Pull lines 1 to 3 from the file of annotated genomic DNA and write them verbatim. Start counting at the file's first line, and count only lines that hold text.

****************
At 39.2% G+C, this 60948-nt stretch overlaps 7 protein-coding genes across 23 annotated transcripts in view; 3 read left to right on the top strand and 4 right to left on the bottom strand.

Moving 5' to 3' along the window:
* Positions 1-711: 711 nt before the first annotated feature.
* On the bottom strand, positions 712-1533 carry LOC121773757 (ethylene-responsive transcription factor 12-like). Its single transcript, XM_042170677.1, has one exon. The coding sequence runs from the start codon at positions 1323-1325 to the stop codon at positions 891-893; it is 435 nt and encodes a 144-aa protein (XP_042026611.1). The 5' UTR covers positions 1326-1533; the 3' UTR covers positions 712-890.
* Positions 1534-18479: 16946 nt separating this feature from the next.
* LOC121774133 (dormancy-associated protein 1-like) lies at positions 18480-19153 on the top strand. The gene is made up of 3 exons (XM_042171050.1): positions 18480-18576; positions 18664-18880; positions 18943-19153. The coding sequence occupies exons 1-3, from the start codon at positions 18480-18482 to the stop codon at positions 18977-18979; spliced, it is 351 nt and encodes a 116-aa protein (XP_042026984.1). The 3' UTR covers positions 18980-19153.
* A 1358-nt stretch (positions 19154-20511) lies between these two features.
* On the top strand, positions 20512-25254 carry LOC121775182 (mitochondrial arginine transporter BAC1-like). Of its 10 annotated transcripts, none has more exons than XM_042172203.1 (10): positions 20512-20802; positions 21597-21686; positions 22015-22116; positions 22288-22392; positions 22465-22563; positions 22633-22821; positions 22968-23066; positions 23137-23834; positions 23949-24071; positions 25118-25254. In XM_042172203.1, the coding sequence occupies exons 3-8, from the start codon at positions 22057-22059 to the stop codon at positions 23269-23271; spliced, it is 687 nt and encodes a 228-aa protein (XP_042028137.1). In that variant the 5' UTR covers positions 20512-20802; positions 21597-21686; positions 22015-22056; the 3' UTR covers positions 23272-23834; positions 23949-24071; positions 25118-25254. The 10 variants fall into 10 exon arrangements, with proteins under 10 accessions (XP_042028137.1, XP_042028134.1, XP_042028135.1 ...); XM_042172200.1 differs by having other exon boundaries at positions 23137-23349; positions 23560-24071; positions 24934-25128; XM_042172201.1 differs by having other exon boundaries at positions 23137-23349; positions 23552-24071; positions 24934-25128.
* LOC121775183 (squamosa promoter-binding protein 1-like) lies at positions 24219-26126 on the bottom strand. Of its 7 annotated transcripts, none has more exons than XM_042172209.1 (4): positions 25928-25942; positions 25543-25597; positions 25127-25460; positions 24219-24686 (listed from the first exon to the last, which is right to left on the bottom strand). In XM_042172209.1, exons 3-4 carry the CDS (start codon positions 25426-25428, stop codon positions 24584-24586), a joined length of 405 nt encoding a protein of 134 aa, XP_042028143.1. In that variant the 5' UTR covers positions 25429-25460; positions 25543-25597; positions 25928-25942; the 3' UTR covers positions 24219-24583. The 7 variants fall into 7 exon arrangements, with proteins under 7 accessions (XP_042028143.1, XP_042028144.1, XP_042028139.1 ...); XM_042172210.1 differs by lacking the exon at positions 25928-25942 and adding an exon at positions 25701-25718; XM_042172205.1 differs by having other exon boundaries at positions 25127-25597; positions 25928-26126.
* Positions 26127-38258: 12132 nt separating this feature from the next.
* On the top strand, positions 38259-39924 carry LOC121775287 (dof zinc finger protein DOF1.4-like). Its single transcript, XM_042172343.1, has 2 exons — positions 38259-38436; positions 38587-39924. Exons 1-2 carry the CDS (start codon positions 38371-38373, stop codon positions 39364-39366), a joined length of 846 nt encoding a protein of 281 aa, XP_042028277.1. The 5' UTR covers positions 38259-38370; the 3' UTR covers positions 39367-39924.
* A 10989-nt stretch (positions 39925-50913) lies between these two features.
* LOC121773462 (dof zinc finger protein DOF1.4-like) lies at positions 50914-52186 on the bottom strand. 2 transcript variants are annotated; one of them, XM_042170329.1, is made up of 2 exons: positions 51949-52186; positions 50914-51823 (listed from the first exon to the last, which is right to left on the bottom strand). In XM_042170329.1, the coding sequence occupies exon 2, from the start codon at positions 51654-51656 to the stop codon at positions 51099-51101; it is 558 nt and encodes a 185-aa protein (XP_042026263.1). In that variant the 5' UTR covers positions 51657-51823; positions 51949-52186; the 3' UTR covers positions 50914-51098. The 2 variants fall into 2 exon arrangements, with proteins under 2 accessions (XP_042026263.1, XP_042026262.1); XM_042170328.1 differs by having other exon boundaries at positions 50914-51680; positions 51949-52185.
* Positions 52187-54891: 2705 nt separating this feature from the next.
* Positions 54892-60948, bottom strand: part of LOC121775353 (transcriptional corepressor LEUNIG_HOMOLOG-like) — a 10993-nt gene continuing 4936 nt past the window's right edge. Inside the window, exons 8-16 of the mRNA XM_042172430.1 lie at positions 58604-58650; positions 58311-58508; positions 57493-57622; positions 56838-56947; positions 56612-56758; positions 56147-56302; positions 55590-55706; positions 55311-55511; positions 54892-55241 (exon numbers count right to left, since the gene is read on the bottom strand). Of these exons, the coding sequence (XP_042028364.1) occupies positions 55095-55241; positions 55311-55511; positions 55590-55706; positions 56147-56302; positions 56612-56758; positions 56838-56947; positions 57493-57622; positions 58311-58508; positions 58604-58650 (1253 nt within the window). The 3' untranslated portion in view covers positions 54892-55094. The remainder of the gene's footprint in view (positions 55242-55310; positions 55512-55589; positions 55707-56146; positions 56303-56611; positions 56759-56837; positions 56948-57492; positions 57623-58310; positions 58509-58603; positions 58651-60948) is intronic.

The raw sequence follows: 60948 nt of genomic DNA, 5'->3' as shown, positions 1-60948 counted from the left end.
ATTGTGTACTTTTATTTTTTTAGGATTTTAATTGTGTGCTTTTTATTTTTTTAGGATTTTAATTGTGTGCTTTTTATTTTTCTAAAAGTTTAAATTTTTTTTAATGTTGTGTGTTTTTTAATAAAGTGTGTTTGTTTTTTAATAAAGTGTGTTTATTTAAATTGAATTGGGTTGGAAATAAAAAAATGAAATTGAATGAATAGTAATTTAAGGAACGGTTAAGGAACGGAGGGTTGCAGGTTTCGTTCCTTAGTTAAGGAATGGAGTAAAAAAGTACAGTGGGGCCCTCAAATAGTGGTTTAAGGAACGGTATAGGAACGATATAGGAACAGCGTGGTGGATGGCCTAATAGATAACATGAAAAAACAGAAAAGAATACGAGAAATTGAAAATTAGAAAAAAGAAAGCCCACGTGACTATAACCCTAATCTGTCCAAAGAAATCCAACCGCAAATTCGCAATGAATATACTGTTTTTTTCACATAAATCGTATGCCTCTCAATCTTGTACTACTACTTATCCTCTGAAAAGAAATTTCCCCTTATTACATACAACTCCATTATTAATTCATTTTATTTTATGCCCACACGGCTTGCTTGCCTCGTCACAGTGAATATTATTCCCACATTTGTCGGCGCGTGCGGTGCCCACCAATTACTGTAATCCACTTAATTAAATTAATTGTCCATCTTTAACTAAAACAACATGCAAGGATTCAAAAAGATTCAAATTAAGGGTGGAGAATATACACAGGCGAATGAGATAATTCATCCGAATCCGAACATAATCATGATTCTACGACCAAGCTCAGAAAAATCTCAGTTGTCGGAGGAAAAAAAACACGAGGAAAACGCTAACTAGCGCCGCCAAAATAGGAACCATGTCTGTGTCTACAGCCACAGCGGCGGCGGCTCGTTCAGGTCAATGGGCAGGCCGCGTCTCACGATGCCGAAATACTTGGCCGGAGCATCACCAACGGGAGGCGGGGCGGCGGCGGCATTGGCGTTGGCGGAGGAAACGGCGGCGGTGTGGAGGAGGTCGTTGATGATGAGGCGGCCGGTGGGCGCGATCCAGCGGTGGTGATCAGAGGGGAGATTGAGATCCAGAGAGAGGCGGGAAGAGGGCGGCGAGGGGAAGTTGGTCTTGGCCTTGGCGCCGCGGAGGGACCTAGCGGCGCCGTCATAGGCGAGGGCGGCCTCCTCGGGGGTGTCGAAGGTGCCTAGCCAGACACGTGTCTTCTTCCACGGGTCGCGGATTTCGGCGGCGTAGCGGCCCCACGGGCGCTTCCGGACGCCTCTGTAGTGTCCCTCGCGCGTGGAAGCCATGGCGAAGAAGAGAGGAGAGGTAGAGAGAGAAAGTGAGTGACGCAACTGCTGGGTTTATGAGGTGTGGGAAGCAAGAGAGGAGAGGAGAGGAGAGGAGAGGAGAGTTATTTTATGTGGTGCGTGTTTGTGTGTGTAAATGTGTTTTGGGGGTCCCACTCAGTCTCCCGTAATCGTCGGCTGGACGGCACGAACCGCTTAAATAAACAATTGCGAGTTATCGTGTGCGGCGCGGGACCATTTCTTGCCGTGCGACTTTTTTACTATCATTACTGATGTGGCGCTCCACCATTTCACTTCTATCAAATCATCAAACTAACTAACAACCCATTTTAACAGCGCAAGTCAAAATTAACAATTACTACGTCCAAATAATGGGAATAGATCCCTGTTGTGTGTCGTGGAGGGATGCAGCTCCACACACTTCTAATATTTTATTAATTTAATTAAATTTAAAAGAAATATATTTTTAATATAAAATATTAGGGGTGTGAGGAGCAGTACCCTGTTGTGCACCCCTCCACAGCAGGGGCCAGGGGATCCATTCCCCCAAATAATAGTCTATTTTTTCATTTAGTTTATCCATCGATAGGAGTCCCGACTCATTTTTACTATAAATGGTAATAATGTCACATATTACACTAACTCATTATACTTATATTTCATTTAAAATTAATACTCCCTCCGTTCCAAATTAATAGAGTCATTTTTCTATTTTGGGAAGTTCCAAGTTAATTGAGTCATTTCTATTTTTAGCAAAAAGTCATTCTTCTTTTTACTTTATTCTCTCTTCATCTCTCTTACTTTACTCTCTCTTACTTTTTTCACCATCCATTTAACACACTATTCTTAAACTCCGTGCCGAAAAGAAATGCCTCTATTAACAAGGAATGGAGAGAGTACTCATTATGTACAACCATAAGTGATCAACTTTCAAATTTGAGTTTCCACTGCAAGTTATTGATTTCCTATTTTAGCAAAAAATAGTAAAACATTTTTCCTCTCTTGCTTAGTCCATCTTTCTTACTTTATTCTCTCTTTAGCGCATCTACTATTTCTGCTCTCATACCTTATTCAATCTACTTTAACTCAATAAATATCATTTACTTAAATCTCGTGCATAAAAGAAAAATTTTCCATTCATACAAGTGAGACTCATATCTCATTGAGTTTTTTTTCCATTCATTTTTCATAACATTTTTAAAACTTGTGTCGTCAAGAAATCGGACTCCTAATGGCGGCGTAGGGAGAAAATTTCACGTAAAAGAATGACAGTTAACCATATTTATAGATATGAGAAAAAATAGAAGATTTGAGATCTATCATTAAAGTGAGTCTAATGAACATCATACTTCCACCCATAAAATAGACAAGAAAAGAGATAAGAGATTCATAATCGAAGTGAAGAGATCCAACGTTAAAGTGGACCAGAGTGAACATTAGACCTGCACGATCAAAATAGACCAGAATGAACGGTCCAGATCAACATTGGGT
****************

At 39.2% G+C, this 60948-nt stretch overlaps 7 protein-coding genes across 23 annotated transcripts in view; 3 read left to right on the top strand and 4 right to left on the bottom strand.

Moving 5' to 3' along the window:
* Positions 1-711: 711 nt before the first annotated feature.